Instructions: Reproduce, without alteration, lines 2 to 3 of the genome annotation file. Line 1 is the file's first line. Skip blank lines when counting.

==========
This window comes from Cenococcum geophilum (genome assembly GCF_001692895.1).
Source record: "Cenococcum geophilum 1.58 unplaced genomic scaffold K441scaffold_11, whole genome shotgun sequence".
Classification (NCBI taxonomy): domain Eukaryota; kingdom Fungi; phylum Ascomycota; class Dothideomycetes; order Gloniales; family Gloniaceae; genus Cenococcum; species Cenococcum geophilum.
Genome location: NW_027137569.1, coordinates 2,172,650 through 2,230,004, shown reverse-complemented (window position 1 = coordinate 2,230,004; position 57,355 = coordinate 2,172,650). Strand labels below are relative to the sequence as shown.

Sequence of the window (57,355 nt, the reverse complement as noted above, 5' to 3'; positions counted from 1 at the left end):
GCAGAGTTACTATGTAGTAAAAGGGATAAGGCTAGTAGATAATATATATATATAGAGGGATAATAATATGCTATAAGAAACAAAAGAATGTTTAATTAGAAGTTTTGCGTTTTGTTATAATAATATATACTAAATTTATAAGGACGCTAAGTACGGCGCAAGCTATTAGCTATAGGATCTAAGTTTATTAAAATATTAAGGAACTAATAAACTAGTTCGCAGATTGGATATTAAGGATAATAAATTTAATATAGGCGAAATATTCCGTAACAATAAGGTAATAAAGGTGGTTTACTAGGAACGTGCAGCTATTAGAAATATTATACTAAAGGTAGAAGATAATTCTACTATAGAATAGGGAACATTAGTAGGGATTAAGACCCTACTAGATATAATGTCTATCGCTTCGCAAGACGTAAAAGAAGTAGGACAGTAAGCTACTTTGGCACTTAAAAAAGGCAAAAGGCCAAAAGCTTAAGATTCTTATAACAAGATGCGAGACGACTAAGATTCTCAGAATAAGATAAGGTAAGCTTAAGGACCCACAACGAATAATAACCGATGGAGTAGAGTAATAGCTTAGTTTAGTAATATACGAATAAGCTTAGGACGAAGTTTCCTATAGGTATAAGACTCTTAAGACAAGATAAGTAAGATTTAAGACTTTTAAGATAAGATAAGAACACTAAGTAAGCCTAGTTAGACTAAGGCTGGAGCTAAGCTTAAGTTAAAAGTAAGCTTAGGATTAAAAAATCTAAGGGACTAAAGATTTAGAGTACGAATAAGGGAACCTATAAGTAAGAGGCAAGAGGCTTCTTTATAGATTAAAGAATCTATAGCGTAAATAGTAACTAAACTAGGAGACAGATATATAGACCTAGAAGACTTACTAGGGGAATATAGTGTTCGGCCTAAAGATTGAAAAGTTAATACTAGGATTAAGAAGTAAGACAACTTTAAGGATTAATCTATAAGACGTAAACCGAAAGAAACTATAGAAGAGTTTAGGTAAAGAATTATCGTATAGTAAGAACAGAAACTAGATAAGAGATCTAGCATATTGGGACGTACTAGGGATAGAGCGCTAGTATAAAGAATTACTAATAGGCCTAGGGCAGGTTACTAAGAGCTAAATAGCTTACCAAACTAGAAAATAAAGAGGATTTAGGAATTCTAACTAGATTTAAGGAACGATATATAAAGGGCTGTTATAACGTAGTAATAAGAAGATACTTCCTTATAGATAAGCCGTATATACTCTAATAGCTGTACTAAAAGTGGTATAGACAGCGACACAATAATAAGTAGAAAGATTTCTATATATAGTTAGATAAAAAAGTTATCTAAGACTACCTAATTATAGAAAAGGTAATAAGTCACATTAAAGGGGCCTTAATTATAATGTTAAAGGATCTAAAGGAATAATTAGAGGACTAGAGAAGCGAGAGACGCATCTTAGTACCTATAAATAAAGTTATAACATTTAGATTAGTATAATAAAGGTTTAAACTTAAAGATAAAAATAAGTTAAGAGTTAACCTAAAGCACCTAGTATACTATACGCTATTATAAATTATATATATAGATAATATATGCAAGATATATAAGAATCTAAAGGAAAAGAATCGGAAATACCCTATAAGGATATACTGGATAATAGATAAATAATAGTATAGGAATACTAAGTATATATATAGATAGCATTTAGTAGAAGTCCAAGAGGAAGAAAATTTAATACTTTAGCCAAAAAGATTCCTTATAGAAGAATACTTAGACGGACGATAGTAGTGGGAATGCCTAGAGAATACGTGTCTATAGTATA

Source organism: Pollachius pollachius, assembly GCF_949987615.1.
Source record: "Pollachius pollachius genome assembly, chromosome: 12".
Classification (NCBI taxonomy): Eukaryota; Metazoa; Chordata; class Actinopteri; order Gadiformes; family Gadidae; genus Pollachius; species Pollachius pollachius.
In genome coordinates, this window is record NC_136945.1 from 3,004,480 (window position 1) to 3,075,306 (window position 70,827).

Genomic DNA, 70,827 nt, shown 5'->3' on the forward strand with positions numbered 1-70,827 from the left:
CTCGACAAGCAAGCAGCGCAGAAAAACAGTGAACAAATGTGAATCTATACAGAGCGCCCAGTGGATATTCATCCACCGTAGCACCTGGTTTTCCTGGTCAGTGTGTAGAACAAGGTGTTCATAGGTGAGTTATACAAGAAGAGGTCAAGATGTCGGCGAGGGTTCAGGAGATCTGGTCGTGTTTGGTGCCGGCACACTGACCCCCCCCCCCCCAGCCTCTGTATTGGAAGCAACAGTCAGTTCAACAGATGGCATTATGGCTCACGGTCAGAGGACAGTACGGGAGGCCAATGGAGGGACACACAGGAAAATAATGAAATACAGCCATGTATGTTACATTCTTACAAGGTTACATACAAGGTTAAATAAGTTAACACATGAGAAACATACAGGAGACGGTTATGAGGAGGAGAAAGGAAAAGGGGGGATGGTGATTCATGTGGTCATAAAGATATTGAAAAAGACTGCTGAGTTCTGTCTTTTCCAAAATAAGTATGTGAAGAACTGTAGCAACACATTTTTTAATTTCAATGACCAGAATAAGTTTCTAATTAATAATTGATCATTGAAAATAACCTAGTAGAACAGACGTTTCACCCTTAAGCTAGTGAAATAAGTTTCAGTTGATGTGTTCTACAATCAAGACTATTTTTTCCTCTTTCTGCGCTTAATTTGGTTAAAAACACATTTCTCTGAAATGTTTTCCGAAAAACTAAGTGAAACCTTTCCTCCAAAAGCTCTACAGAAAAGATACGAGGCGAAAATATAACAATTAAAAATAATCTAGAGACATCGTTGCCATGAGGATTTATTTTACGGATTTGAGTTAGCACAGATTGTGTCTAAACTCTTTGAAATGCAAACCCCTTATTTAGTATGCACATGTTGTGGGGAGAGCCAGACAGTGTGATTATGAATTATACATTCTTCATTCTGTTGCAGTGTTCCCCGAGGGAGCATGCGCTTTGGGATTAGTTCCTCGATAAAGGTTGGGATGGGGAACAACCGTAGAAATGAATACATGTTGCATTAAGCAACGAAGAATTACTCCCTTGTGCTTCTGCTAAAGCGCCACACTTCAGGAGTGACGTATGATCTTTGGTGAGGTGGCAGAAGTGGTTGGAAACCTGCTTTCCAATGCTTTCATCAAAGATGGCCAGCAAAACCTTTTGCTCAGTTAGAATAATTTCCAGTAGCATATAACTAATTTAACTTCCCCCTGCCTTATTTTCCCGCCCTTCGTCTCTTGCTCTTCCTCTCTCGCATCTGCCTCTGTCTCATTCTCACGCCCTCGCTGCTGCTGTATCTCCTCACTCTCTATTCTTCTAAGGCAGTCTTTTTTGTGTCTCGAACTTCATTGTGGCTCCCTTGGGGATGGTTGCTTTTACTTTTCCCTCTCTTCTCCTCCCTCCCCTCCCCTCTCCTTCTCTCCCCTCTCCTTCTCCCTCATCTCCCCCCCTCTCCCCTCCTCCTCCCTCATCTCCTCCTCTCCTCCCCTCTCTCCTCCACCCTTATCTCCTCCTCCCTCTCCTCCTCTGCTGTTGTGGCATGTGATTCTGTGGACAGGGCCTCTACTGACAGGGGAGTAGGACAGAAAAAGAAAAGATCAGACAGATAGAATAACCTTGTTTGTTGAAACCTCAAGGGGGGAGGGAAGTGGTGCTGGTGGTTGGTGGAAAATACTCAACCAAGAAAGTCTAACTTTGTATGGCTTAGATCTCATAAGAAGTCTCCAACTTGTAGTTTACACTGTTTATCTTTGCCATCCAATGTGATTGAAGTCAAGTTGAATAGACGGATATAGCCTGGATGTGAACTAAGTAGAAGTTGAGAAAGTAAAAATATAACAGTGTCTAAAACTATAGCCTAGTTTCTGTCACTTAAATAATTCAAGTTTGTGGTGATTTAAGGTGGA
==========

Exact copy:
Source record: "Cenococcum geophilum 1.58 unplaced genomic scaffold K441scaffold_11, whole genome shotgun sequence".
Classification (NCBI taxonomy): domain Eukaryota; kingdom Fungi; phylum Ascomycota; class Dothideomycetes; order Gloniales; family Gloniaceae; genus Cenococcum; species Cenococcum geophilum.